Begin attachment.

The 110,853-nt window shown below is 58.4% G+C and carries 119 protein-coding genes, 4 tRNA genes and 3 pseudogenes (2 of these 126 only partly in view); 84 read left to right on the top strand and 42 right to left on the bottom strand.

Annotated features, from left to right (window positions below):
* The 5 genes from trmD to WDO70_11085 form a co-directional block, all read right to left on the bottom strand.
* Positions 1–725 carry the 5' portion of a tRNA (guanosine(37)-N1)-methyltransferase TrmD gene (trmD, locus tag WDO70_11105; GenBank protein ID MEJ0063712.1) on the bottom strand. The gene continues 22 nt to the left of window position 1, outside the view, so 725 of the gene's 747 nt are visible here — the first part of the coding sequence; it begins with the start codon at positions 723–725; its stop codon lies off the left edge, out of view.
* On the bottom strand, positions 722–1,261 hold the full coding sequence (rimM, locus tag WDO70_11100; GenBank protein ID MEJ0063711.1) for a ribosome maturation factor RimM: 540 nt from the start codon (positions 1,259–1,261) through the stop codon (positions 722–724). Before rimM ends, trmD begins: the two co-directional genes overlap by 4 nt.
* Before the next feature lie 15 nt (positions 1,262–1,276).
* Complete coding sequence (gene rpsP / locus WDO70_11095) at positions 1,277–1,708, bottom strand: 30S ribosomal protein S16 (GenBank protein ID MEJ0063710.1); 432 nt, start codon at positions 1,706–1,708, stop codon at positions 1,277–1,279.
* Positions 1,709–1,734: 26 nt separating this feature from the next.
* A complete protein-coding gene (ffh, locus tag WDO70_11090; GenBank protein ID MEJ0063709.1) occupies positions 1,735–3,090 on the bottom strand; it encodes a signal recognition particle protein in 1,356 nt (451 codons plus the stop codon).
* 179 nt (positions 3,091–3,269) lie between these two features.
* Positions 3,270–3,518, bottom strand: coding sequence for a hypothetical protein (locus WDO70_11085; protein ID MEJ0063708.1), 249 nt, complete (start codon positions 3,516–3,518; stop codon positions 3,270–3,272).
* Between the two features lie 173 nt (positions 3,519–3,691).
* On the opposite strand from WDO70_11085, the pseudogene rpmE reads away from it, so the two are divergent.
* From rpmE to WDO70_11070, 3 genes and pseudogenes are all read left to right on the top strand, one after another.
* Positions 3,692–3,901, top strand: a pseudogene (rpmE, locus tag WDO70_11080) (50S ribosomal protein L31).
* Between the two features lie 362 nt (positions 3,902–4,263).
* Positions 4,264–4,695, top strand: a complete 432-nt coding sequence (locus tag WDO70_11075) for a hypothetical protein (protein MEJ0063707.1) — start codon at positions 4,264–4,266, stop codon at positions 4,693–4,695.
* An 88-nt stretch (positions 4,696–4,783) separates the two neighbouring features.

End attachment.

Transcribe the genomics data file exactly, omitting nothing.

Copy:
The 110,853-nt window shown below is 58.4% G+C and carries 119 protein-coding genes, 4 tRNA genes and 3 pseudogenes (2 of these 126 only partly in view); 84 read left to right on the top strand and 42 right to left on the bottom strand.

Annotated features, from left to right (window positions below):
* The 5 genes from trmD to WDO70_11085 form a co-directional block, all read right to left on the bottom strand.
* Positions 1–725 carry the 5' portion of a tRNA (guanosine(37)-N1)-methyltransferase TrmD gene (trmD, locus tag WDO70_11105; GenBank protein ID MEJ0063712.1) on the bottom strand. The gene continues 22 nt to the left of window position 1, outside the view, so 725 of the gene's 747 nt are visible here — the first part of the coding sequence; it begins with the start codon at positions 723–725; its stop codon lies off the left edge, out of view.
* On the bottom strand, positions 722–1,261 hold the full coding sequence (rimM, locus tag WDO70_11100; GenBank protein ID MEJ0063711.1) for a ribosome maturation factor RimM: 540 nt from the start codon (positions 1,259–1,261) through the stop codon (positions 722–724). Before rimM ends, trmD begins: the two co-directional genes overlap by 4 nt.
* Before the next feature lie 15 nt (positions 1,262–1,276).
* Complete coding sequence (gene rpsP / locus WDO70_11095) at positions 1,277–1,708, bottom strand: 30S ribosomal protein S16 (GenBank protein ID MEJ0063710.1); 432 nt, start codon at positions 1,706–1,708, stop codon at positions 1,277–1,279.
* Positions 1,709–1,734: 26 nt separating this feature from the next.
* A complete protein-coding gene (ffh, locus tag WDO70_11090; GenBank protein ID MEJ0063709.1) occupies positions 1,735–3,090 on the bottom strand; it encodes a signal recognition particle protein in 1,356 nt (451 codons plus the stop codon).
* 179 nt (positions 3,091–3,269) lie between these two features.
* Positions 3,270–3,518, bottom strand: coding sequence for a hypothetical protein (locus WDO70_11085; protein ID MEJ0063708.1), 249 nt, complete (start codon positions 3,516–3,518; stop codon positions 3,270–3,272).
* Between the two features lie 173 nt (positions 3,519–3,691).
* On the opposite strand from WDO70_11085, the pseudogene rpmE reads away from it, so the two are divergent.
* From rpmE to WDO70_11070, 3 genes and pseudogenes are all read left to right on the top strand, one after another.
* Positions 3,692–3,901, top strand: a pseudogene (rpmE, locus tag WDO70_11080) (50S ribosomal protein L31).
* Between the two features lie 362 nt (positions 3,902–4,263).
* Positions 4,264–4,695, top strand: a complete 432-nt coding sequence (locus tag WDO70_11075) for a hypothetical protein (protein MEJ0063707.1) — start codon at positions 4,264–4,266, stop codon at positions 4,693–4,695.
* An 88-nt stretch (positions 4,696–4,783) separates the two neighbouring features.